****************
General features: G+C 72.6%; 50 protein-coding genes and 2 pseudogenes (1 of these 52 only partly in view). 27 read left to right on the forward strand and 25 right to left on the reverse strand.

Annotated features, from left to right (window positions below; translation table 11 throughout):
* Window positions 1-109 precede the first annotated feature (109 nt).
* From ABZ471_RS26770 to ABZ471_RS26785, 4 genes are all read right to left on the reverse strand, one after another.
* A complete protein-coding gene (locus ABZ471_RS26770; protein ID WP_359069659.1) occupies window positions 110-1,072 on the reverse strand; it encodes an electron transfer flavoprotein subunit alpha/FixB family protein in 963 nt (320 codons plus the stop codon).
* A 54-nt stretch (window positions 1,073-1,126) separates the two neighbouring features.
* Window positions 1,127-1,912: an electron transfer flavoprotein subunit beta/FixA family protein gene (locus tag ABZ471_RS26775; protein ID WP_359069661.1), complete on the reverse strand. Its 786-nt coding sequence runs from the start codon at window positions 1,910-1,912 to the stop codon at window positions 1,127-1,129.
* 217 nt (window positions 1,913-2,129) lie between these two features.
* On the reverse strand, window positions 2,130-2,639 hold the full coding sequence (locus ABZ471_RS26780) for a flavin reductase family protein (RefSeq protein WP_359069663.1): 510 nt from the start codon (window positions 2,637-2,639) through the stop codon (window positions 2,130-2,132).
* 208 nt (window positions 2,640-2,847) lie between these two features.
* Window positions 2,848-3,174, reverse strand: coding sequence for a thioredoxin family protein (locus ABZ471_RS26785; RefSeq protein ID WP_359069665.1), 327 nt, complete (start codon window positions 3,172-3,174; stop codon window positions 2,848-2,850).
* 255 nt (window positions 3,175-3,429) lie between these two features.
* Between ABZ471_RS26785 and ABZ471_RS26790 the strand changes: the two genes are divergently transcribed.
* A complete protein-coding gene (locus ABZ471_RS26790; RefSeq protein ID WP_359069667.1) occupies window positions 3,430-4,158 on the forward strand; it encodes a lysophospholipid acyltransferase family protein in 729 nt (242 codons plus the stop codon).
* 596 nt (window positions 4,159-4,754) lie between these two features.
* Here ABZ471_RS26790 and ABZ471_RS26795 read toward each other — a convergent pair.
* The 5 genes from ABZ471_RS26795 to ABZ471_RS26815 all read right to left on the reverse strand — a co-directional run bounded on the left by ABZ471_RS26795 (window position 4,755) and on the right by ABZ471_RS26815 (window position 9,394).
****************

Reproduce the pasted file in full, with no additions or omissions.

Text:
General features: G+C 72.6%; 50 protein-coding genes and 2 pseudogenes (1 of these 52 only partly in view). 27 read left to right on the forward strand and 25 right to left on the reverse strand.

Annotated features, from left to right (window positions below; translation table 11 throughout):
* Window positions 1-109 precede the first annotated feature (109 nt).
* From ABZ471_RS26770 to ABZ471_RS26785, 4 genes are all read right to left on the reverse strand, one after another.
* A complete protein-coding gene (locus ABZ471_RS26770; protein ID WP_359069659.1) occupies window positions 110-1,072 on the reverse strand; it encodes an electron transfer flavoprotein subunit alpha/FixB family protein in 963 nt (320 codons plus the stop codon).
* A 54-nt stretch (window positions 1,073-1,126) separates the two neighbouring features.
* Window positions 1,127-1,912: an electron transfer flavoprotein subunit beta/FixA family protein gene (locus tag ABZ471_RS26775; protein ID WP_359069661.1), complete on the reverse strand. Its 786-nt coding sequence runs from the start codon at window positions 1,910-1,912 to the stop codon at window positions 1,127-1,129.
* 217 nt (window positions 1,913-2,129) lie between these two features.
* On the reverse strand, window positions 2,130-2,639 hold the full coding sequence (locus ABZ471_RS26780) for a flavin reductase family protein (RefSeq protein WP_359069663.1): 510 nt from the start codon (window positions 2,637-2,639) through the stop codon (window positions 2,130-2,132).
* 208 nt (window positions 2,640-2,847) lie between these two features.
* Window positions 2,848-3,174, reverse strand: coding sequence for a thioredoxin family protein (locus ABZ471_RS26785; RefSeq protein ID WP_359069665.1), 327 nt, complete (start codon window positions 3,172-3,174; stop codon window positions 2,848-2,850).
* 255 nt (window positions 3,175-3,429) lie between these two features.
* Between ABZ471_RS26785 and ABZ471_RS26790 the strand changes: the two genes are divergently transcribed.
* A complete protein-coding gene (locus ABZ471_RS26790; RefSeq protein ID WP_359069667.1) occupies window positions 3,430-4,158 on the forward strand; it encodes a lysophospholipid acyltransferase family protein in 729 nt (242 codons plus the stop codon).
* 596 nt (window positions 4,159-4,754) lie between these two features.
* Here ABZ471_RS26790 and ABZ471_RS26795 read toward each other — a convergent pair.
* The 5 genes from ABZ471_RS26795 to ABZ471_RS26815 all read right to left on the reverse strand — a co-directional run bounded on the left by ABZ471_RS26795 (window position 4,755) and on the right by ABZ471_RS26815 (window position 9,394).